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Ted Sarandos’ Netflix streaming strategy: ‘Driving people to a theater is not our business.

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The ‘Glass Onion: A Knives Out Mystery’ cast with Netflix’s Ted Sarandos

Despite promising signs for post-pandemic box office Ted Sarandos has doubled down on Netflix’s film release strategy and declared, “Driving folks to a theatre is just not our business.

Late last year Netflix conceded it left money on the table with the one-week theatrical release of Rian Johnson’s Glass Onion: A Knives Out Mystery but insisted short releases promoted its films and drove viewership on the service.

Strong early 2023 box office supported by studios with streamer siblings and recent moves by Amazon Studios and Apple into theatrical releasing, combined with a restructure of Netflix’s film division to focus on fewer, better titles prompted one analyst to ask Sarandos during Tuesday’s first quarter earnings webcast whether he might revisit the strategy.

But the co-CEO rejected the notion. Sarandos said that he was “really happy” with the investment made in film. “There are many ways to create and collect the demand for a movie. The first window of new, big content, including feature films, drives value for our members and drives value through the business. Having big, new desirable content, including feature films in the first window, drives value for our members and drives value through the business.”

He continued, “So no major changes in play except for trying to continue to improve the films for our members, and make a big splash with films that are loved and watched.”

Netflix CFO Spence Neumann, who earlier in the webcast said he expected annual content spend in 2024 to be around $17bn in line with this year, said: “We believe in the advantage we have… of delivering that value to our members. Because of our reach and our scale to have over 230m paying members at our average revenue per member it affords the opportunity to invest in these big movies, bring them to our members as one other piece of must-have content for our member.”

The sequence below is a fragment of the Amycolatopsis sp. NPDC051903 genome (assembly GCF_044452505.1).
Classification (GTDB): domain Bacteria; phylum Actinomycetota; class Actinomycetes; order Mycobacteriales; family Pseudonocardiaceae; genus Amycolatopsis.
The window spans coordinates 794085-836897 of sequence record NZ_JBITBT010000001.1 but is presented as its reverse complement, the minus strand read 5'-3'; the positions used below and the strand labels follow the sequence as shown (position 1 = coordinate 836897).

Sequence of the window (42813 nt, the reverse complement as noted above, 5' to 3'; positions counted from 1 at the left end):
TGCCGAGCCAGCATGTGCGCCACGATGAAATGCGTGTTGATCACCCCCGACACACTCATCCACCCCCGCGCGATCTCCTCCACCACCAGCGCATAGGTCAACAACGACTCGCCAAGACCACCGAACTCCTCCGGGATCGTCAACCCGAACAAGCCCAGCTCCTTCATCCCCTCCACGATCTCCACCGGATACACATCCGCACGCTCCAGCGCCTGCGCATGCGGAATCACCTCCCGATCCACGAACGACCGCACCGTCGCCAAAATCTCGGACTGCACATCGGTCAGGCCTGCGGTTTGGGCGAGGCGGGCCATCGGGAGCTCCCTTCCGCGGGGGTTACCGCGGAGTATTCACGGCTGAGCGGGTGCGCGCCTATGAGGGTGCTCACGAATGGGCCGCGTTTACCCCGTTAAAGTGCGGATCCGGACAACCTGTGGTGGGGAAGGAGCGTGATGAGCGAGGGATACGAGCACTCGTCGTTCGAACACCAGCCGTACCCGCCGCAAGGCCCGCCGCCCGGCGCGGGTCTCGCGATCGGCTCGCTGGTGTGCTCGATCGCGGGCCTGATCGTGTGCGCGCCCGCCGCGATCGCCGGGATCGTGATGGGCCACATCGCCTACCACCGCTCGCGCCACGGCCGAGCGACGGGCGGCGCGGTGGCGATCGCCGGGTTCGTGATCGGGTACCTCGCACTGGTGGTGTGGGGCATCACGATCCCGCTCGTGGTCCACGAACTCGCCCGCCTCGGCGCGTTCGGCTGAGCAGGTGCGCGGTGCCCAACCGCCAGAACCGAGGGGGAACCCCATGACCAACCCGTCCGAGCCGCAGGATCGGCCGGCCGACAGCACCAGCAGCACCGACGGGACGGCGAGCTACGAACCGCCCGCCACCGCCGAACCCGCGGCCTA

Sarandos continued, “It’s tempting to make the comparison between the services but the other services don’t have that scale as [Neumann] pointed out; they don’t have the revenue base or the viewer base to support with the single window the way we can support even big budget films with a single window on Netflix.”

The co-CEO added that the film division under Scott Stuber was “doing great, they really are building some great films”. He added that Netflix’s recent Oscar winners All Quiet On The Western Front (which won four awards including best international feature film) and Guillermo del Toro’s Pinocchio (best animated feature) were popular among subscribers.

This year’s upcoming Netflix releases include David Fincher’s assassin thriller The Killer starring Michael Fassbender and Tilda Swinton, Bradley Cooper’s Leonard Bernstein romance Maestro with Cooper and Carey Mulligan, and John Ridley’s Civil Rights biopic Shirley starring Regina King.

Earlier in the webcast Sarandos addressed the issue of a possible strike by the Writers Guild Of America. “We don’t like a strike,” said Sarandos. “We don’t want to see this happen, but it was necessary to prepare for the worst. We have a very robust slate of releases that will last a long time.”

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